Drug use in the U.S. and its policy response took a decidedly marked turn in the late 1960s driven largely by the baby boomer counter culture.
The growing prosperity of the 76 million most educated generation to-date along with their sense of invincibility and quest for new experiences came to coalesce with historical moral causes of the time: civil and women’s rights, the environment and Vietnam War protests. The cumulative assassinations of John F. Kennedy, Martin Luther King and Bobby Kennedy and growing discontent over the Vietnam War, and eventually Watergate, emboldened this restless generation into believing that their parents and their contemporaries, including the entire establishment, had lost their claim to the moral high ground. They felt vindicated in debunking America’s traditional values and began embracing drugs like marijuana and LSD as inseparable ingredients of their crusade.
Using marijuana, and to a lesser degree LSD, baby boomers rapidly moved drugs from the fringes of society into the mainstream. Whereas only 5% of American college students had ever used marijuana in 1967, two years later that figure jumped to 22%. Amphetamines (speed) remained confined to small subcultures, such as bikers, while heroin was still used mainly by jazz, and a growing number of rock, musicians. Sadly, many returning U.S. Vietnam veterans became addicted to heroin after being exposed to some of the purest and cheapest heroin available in the world.
Along with Vietnam War protests, race riots and a general rise in crime, drug use rose to the forefront of U.S. public policy. A 1971 Gallup poll placed drugs third on the list of the most serious issues the country faced, after Vietnam and the economy.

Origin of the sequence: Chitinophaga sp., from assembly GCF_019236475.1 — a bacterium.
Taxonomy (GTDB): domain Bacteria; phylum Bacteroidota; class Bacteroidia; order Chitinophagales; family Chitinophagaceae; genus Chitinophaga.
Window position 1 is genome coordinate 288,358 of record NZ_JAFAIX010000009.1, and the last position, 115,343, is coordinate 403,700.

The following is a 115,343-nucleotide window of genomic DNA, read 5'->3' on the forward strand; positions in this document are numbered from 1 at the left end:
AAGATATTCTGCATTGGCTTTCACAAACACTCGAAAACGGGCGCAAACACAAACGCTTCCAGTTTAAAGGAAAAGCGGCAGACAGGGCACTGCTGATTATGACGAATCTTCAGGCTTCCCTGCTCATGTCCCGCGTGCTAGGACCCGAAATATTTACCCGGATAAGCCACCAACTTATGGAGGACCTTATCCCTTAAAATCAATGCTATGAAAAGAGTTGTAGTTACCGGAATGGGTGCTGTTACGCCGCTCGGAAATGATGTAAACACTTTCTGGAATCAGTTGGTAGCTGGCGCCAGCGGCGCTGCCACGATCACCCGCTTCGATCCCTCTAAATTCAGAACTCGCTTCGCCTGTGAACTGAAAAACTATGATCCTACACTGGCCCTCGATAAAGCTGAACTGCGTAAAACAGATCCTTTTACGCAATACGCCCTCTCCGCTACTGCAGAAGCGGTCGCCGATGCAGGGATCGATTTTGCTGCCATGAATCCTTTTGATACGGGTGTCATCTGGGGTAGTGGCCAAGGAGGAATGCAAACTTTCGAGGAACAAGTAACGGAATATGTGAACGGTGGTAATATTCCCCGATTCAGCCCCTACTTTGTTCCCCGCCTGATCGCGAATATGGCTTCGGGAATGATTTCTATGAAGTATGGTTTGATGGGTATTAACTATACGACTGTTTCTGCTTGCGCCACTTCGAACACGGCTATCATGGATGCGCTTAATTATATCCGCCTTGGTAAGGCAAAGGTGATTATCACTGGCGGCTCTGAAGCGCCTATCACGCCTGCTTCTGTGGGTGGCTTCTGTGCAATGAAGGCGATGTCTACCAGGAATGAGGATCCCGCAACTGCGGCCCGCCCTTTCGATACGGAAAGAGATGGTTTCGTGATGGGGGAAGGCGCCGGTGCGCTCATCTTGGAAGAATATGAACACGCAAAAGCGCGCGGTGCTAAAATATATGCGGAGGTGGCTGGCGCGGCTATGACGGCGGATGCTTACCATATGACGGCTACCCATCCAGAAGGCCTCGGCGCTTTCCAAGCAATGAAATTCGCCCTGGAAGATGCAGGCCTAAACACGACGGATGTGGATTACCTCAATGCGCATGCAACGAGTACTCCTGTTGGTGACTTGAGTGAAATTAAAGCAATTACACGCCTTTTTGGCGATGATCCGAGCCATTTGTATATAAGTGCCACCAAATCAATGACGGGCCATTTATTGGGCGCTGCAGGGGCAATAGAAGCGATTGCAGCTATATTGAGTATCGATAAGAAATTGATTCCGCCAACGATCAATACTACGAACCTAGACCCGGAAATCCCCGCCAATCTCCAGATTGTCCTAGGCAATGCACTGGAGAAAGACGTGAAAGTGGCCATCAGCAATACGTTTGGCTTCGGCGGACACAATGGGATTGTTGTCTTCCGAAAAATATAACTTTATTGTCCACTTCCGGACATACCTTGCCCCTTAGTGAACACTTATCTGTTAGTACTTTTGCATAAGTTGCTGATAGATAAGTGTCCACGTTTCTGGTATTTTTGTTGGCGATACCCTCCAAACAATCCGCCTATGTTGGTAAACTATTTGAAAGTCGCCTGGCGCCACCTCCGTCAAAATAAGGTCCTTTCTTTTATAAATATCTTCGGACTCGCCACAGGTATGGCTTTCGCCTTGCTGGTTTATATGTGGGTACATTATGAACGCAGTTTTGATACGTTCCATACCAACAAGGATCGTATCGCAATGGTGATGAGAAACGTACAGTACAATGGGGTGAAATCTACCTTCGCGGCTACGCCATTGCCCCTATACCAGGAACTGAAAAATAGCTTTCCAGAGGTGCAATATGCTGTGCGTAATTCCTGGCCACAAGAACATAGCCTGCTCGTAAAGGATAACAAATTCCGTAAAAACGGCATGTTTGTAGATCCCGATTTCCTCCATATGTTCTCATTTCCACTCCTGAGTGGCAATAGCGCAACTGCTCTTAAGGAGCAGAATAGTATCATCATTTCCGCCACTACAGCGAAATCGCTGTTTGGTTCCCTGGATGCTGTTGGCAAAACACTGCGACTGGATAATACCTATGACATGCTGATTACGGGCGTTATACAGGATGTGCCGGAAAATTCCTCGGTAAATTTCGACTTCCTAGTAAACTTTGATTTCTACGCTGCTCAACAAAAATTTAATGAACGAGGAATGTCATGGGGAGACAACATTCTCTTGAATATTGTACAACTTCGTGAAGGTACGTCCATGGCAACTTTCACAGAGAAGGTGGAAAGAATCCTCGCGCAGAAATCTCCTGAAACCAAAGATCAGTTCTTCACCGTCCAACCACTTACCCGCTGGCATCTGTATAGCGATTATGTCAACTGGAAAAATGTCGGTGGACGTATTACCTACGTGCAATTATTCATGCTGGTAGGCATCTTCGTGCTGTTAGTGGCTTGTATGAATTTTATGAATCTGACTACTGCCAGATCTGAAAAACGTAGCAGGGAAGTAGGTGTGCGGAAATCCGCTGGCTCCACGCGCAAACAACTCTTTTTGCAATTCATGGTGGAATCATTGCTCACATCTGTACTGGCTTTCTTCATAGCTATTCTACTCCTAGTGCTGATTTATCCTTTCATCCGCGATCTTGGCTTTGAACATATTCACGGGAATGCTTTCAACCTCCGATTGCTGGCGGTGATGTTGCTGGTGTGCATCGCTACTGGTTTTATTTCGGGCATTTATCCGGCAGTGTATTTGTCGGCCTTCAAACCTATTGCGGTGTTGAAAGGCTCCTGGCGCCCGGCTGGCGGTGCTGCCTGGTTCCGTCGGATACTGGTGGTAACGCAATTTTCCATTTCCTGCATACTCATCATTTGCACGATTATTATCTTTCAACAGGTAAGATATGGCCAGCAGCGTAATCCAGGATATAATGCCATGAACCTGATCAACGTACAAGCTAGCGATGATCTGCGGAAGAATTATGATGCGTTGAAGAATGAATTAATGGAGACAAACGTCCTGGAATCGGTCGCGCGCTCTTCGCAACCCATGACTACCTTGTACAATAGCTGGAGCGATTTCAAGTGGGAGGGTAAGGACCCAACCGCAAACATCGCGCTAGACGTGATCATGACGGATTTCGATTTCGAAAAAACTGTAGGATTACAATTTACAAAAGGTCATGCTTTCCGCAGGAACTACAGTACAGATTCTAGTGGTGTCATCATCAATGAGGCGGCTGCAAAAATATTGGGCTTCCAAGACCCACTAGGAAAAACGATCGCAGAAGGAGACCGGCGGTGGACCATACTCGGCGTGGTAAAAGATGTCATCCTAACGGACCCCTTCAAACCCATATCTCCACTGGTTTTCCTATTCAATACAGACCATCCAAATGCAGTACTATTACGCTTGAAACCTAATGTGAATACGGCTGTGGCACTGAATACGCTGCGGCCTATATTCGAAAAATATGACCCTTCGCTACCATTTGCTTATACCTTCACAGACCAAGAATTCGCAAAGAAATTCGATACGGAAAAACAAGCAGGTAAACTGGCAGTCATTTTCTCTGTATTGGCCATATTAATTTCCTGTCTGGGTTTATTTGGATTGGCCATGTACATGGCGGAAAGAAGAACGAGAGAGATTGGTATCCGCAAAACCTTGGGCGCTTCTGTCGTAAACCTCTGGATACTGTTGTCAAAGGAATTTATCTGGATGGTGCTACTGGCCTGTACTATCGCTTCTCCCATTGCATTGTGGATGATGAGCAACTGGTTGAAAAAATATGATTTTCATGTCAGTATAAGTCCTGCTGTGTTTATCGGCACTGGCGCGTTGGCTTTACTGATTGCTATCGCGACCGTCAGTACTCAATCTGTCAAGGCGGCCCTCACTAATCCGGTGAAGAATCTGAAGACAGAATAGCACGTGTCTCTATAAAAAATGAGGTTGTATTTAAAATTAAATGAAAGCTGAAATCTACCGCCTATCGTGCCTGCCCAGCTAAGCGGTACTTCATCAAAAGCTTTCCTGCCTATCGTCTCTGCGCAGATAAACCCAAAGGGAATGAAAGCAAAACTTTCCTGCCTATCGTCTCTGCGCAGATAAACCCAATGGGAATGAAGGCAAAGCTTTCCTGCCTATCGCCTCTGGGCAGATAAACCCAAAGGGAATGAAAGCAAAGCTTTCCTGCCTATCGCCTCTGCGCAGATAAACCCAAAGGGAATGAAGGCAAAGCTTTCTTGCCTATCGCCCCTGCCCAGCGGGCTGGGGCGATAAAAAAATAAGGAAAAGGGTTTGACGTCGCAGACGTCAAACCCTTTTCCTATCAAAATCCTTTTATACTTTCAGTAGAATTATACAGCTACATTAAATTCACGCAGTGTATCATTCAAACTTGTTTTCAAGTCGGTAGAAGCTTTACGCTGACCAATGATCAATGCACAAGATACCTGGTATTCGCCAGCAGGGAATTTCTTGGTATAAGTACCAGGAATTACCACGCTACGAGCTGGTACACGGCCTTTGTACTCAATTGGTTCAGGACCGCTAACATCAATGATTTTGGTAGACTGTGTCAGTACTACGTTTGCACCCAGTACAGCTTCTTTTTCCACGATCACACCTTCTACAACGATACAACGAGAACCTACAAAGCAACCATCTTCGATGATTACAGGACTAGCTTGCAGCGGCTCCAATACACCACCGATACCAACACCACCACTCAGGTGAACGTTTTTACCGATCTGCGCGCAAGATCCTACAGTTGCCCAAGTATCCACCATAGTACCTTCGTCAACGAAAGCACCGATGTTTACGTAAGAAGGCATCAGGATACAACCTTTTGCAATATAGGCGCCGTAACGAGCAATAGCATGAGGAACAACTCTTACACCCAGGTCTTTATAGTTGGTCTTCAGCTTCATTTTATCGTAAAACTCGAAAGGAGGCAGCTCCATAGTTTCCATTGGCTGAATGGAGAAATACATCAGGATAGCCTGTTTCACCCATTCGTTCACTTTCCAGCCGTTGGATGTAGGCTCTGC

Marijuana remained popular over the coming decades, culminating in movements to legalize both its medical and recreational use. LSD use waned due mainly to the complexity in making it and a series of major confiscations of laboratories in California in the 1980s where most LSD was produced. Heroin stayed in the inner cities until the prescription opiate boom, which began in the mid-90s and led to the surge of its use and addiction. The opiate problem has been compounded by a growing steady cheap supply of pure black tar heroin from Mexico.
In 2015, for the first time ever heroin overdoses alone killed more Americans than firearms. All drugs combined (excluding alcohol) were responsible for more American deaths than care accidents. In the 1980s, cocaine became the party drug, while its highly addictive derivate of crack plagued America’s inner cities. MDMA or Ecstasy emerged as the party drug of the 90s and crystal meth began infecting mostly rural populations in the Mid- and South-West.
Using annual prevalence for 18-year olds as the benchmark, drug use grew over the past four decades to 48% during the short-lived Ford Administration and ultimately peaked at 53% during Carter’s term, although the high prevalence of marijuana tends to distort the percentages. Use progressively declined to less than 27% by the end George H. W. Bush’s term, only to steadily increase thereafter and reach more than 42% by 1997. As of 2014, annual prevalence among 18-year olds was 40%.